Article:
So if something happens to you tomorrow and your spouse is still around, he or she is now covered for the rest of their life as well, and there’s other vehicle or protections that you may have heard of that I don’t think we need to spend too much time on, but there’s period certains where you could buy the income stream for a guaranteed period of time. So let’s just go with the example of a 10-year period certain. What that means is that I’m guaranteed this income stream for 10 years regardless if I am here or not. So you get to assign beneficiaries. So let’s say- 


Radon Stancil:  Yeah, before we keep going, I’m want to just step back one second because we were going through a lot of different things there. So let’s just keep it super simple about yourself and then we’ll talk about this, we’ll come back to this period certain. So option number one, I could convert this money, this lump sum of money into a lifetime payment based on my life. So what they would do is, okay, we’ll use my example. I’m 51, they were going to look at my life expectancy, and they’re going to say, “Here is your income if you just take it for your life.” So I go, “Okay, that’s a great income.” 


  However, let’s say that I start my income, I give them $100,000, I start my income and I die next month it’s all gone because it was based on me getting this lifetime benefit because the chances are I’m probably going to live awhile unless I have something major crop up. But if I were to happen to get in a car wreck, have something happen next month, all gone. So highest income, highest possible risk if I were to die early. Okay, so now I’m thinking about that. Now I got this going on and I go, “Wait a minute, what if something does happen to me early and I start getting worried about?” Now that takes us into a period certain, so I just wanted to give that basis. So pick back up on the period certain.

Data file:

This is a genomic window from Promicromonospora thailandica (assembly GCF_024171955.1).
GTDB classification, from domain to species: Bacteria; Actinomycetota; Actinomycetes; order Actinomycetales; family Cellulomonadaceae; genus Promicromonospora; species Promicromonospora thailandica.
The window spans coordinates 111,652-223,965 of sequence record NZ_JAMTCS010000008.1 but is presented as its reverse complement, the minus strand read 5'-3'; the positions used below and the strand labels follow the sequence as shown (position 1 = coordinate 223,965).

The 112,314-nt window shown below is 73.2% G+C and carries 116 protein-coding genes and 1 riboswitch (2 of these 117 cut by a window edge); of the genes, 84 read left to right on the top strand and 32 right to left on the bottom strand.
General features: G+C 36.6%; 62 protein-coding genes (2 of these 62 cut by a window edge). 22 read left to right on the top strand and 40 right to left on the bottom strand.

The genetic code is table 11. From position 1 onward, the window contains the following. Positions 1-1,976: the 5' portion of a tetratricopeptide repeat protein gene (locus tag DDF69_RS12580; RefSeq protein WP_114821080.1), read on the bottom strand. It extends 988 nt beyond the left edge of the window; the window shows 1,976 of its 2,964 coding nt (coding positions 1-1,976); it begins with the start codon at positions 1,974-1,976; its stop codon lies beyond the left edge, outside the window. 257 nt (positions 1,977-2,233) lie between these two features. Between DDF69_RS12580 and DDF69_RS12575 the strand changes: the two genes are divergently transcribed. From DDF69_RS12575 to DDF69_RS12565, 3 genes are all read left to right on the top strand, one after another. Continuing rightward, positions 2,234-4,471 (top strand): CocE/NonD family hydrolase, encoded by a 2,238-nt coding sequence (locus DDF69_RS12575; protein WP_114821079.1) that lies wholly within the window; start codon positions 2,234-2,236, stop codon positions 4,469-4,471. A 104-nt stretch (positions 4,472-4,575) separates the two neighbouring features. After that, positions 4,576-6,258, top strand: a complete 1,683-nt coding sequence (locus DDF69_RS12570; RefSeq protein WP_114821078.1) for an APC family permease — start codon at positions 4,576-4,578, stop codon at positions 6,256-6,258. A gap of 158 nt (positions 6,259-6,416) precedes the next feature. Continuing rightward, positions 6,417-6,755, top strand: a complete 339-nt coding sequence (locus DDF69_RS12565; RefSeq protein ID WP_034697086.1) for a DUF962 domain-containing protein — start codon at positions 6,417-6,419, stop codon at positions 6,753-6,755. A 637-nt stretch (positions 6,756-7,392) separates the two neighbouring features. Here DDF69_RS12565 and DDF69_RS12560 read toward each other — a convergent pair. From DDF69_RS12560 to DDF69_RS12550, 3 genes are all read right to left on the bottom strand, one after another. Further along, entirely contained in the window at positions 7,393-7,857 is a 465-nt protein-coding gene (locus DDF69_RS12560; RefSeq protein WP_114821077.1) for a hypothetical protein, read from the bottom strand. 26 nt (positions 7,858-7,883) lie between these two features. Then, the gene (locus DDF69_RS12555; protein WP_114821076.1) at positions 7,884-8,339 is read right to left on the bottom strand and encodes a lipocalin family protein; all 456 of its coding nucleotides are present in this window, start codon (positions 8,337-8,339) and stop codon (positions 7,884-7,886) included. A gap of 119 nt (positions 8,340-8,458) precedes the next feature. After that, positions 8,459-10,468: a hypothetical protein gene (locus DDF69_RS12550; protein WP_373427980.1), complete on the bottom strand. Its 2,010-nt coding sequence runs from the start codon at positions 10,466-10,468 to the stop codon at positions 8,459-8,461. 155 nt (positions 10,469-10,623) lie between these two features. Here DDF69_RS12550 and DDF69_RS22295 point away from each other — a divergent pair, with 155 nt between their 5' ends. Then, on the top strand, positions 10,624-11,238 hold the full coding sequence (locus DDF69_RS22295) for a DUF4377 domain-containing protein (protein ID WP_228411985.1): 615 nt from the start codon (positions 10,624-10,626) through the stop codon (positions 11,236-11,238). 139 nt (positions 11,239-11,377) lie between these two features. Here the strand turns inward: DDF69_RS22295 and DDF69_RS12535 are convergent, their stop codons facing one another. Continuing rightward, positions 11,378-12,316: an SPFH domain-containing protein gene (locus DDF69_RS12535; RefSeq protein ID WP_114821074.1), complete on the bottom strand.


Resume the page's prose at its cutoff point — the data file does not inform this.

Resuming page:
Murs Tariq:  So the period certain is now I want to protect myself or I want to protect my money in case I’m not here. And let’s just say you picked that 10-year period certain, again, the insurance company is going to look at your age. They’re going to look at their risk factors and say, “Okay, well if you want protections put into place, it’s going to reduce the amount that you’re going to receive, but we’re going to guarantee it for that period that you selected could be 10 years, 20 years. So let’s go with the 10 years, and if I die in year one, I’ve received my payments for that one year, but then I’m going to have beneficiaries assigned to it. Maybe that’s my spouse or maybe it’s kids. Whoever it is, are going to receive the remainder of that nine-year payout to satisfy that period certain that I elected.